Original languageEnglish (US)
Title of host publication33rd Annual International Conference of the IEEE Engineering in Medicine and Biology Society, EMBS 2011
Pages1065-1068
Number of pages4
DOIs
StatePublished - Dec 26 2011
Event33rd Annual International Conference of the IEEE Engineering in Medicine and Biology Society, EMBS 2011 - Boston, MA, United States
Duration: Aug 30 2011Sep 3 2011

Other

Other33rd Annual International Conference of the IEEE Engineering in Medicine and Biology Society, EMBS 2011
CountryUnited States
CityBoston, MA
Period8/30/119/3/11

Fingerprint

Replantation
Amputation
Upper Extremity
Plasticity
Skin
Hand
Electroencephalography
Aptitude
Muscle
Brain
Arm
Extremities
Median Nerve
Forearm
Electric Stimulation
Fingers
Muscles
Wounds and Injuries

ASJC Scopus subject areas

  • Signal Processing
  • Biomedical Engineering
  • Computer Vision and Pattern Recognition
  • Health Informatics

Cite this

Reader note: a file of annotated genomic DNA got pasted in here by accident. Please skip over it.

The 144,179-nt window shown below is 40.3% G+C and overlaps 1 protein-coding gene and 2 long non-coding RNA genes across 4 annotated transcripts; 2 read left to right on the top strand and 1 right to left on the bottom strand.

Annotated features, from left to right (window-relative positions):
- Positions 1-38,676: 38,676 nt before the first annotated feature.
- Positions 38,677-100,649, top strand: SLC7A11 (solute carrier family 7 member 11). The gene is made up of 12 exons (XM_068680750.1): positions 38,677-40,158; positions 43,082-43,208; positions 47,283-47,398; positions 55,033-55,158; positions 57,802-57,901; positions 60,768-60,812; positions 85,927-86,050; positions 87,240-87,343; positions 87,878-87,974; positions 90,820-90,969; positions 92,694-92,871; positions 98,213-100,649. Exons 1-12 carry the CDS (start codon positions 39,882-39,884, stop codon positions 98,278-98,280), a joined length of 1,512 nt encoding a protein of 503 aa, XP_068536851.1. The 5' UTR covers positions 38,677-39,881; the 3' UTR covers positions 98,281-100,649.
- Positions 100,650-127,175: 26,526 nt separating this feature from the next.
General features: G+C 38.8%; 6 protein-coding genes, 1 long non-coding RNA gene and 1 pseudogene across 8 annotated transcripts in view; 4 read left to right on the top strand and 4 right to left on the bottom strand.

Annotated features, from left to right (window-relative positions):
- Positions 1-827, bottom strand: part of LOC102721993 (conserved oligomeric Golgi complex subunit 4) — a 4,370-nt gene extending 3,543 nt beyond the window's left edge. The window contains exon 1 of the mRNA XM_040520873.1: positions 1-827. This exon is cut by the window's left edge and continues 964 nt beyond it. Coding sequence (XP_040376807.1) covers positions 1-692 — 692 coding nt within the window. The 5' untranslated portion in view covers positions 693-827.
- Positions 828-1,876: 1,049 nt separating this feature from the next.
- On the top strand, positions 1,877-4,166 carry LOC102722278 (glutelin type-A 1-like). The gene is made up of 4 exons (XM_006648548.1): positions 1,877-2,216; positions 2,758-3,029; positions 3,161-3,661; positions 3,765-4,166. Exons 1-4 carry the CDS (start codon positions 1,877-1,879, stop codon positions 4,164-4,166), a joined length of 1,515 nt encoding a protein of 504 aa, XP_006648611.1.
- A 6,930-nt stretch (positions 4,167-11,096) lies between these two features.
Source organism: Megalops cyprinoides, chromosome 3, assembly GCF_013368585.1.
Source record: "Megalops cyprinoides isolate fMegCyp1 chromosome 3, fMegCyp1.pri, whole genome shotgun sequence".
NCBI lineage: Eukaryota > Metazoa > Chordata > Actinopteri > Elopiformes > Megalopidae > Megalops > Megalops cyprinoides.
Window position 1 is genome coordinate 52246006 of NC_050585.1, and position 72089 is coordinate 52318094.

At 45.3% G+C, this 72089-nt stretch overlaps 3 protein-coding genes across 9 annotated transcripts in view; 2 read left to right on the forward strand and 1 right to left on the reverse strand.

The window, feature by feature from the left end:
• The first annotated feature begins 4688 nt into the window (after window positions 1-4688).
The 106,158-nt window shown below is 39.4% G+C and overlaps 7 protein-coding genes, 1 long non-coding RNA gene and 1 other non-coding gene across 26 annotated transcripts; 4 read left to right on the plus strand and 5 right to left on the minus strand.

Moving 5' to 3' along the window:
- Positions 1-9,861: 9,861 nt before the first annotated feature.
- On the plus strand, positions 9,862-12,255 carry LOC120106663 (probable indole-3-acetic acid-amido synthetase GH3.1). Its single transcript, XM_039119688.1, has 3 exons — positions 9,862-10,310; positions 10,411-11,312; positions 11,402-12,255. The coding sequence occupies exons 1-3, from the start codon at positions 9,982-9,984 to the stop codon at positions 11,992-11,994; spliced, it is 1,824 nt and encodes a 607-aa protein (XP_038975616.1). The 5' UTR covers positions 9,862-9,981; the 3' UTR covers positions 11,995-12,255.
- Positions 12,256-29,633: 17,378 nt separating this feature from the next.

Yao, J., Carmona, C., Chen, A., Kuiken, T. A., & Dewald, J. P. A. (2011). Sensory cortical re-mapping following upper-limb amputation and subsequent targeted reinnervation: A case report. In 33rd Annual International Conference of the IEEE Engineering in Medicine and Biology Society, EMBS 2011 (pp. 1065-1068). [6090248] https://doi.org/10.1109/IEMBS.2011.6090248
Yao, Jun ; Carmona, Carolina ; Chen, Albert ; Kuiken, Todd A ; Dewald, Julius P A. / Sensory cortical re-mapping following upper-limb amputation and subsequent targeted reinnervation : A case report. 33rd Annual International Conference of the IEEE Engineering in Medicine and Biology Society, EMBS 2011. 2011. pp. 1065-1068